Rheumatoid Arthritis can be treated
If left untreated, rheumatoid arthritis (RA) can lead to long-term joint damage, resulting in chronic pain, loss of function and disability.
RA is a chronic form of arthritis (joint swelling and tenderness), caused when the body’s immune system (which fights infections) attacks joints by mistake, causing chronic inflammation and damage.
According to Dr Riette du Toit, the Head of the Rheumatology Division at Tygerberg Hospital in the Western Cape, there is a genetic link with the development of RA. But several lifestyle factors could also activate the abnormal immune response, including smoking and poor dental hygiene.
While RA mainly affects women between the ages of 30 and 40, it can also affect men and children.
It typically affects smaller joints, especially in the hands and feet, but can also affect the elbows, knees, shoulders and, in some patients, other organ systems, including the eyes, lungs and skin, says Dr Du Toit.
“Many of our patients go to bed with pain and get up with pain. They find it difficult to grip and hold things, and even the smallest tasks, like washing their hair or dressing, are a struggle,” says Du Toit.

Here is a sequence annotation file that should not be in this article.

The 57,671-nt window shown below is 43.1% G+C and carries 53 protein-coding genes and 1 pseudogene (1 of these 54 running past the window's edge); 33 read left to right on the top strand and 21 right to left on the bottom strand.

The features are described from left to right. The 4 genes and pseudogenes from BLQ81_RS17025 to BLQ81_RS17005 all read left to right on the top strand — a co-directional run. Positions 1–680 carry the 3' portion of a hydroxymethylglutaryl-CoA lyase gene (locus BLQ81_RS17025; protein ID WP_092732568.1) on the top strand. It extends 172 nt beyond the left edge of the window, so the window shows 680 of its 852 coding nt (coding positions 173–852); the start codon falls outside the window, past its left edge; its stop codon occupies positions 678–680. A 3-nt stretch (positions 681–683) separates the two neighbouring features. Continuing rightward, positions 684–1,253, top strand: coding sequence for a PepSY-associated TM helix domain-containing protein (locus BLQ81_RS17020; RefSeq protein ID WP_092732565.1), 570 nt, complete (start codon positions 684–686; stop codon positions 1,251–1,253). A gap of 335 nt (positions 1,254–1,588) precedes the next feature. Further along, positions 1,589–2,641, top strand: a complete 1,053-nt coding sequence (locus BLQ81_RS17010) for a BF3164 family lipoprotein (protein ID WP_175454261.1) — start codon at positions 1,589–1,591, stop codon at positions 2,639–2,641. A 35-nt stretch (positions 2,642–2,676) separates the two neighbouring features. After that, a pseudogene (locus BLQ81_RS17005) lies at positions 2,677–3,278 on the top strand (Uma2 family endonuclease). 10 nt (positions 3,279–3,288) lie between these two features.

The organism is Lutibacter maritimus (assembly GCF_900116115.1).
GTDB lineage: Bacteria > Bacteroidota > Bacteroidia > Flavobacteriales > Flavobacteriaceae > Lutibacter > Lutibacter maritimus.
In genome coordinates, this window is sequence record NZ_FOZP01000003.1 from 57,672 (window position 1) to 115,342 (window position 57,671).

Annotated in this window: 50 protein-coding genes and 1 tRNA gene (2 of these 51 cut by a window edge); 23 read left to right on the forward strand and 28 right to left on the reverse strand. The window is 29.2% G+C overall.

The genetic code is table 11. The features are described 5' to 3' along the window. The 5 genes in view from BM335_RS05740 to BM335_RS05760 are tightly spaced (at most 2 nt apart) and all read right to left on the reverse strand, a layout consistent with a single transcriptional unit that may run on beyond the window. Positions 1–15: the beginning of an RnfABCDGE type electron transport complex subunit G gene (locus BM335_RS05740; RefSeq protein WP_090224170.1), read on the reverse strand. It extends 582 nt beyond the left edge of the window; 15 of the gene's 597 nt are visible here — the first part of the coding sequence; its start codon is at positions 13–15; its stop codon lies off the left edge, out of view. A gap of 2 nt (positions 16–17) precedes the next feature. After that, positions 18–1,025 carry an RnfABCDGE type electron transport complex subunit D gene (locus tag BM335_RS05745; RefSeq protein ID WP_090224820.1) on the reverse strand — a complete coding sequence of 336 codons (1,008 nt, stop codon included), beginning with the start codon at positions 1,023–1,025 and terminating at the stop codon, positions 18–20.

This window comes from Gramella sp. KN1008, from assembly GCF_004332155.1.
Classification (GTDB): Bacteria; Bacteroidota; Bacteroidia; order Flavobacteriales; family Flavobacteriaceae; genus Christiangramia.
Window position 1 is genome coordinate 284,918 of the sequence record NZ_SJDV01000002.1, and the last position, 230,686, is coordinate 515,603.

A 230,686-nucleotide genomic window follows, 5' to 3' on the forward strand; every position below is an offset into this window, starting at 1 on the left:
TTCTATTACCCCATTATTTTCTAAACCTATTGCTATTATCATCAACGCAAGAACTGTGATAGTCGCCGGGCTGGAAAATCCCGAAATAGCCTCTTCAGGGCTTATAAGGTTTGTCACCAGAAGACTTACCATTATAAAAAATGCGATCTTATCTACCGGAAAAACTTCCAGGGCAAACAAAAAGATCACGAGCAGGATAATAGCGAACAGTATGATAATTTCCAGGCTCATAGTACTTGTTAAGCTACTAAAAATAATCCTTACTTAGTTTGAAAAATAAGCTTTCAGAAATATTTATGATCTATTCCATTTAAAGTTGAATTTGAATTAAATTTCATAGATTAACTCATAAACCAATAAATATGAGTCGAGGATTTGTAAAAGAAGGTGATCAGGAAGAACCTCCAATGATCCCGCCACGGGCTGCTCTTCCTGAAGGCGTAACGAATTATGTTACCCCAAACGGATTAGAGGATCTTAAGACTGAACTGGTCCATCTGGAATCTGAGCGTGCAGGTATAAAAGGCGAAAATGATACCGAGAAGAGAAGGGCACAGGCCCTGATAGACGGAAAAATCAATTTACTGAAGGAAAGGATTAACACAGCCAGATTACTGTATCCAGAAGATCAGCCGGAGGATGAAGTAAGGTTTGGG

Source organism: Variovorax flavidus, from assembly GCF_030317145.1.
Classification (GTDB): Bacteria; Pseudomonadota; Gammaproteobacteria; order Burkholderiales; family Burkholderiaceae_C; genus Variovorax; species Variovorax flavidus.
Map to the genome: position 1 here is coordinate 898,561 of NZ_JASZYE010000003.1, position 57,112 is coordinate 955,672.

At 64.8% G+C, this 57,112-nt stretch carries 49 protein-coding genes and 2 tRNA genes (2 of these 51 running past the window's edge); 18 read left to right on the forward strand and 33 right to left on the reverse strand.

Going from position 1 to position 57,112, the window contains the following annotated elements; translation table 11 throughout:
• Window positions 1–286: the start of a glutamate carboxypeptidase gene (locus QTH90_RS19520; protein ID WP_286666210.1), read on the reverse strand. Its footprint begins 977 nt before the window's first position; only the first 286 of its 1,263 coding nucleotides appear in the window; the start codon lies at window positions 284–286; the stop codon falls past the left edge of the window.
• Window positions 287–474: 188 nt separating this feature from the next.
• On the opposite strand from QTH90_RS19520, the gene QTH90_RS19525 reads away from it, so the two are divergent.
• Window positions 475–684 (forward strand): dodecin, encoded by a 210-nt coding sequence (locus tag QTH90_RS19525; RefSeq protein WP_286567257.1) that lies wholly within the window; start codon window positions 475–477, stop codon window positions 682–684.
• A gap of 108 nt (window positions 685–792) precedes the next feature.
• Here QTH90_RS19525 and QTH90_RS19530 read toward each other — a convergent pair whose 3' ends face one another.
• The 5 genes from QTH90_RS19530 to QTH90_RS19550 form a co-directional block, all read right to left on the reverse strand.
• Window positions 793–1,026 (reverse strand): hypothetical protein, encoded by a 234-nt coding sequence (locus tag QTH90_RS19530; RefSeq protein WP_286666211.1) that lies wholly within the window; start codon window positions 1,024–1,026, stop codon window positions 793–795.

If a doctor suspects that their patient has RA, they will perform a thorough physical examination and order specific blood tests and joint X-rays.
While RA can’t be cured, it can be treated. An early, accurate diagnosis, followed by appropriate treatment, can provide significant relief from symptoms.
Regular follow-ups, with discussions between patient and doctor, remain an essential way to improve disease control and prevent joint and organ damage, says Du Toit.
She adds that taking your medication properly and discussing any concerns or side effects with your doctor is essential.
It’s also important to educate yourself about your condition, through reliable sources such as the Arthritis Foundation of South Africa (www.arthritis.org.za). Also consider joining a support group, where you can share challenges and ideas.
“Stay positive for your family. Continue to use every opportunity to do the things you love. For example, working in the garden on better days," says Du Toit.
If you are concerned that you may have RA, visit your closest healthcare facility.
This information was supplied by the Western Cape Department of health.
-This article was originally published in the GCIS Vuk'uzenzele.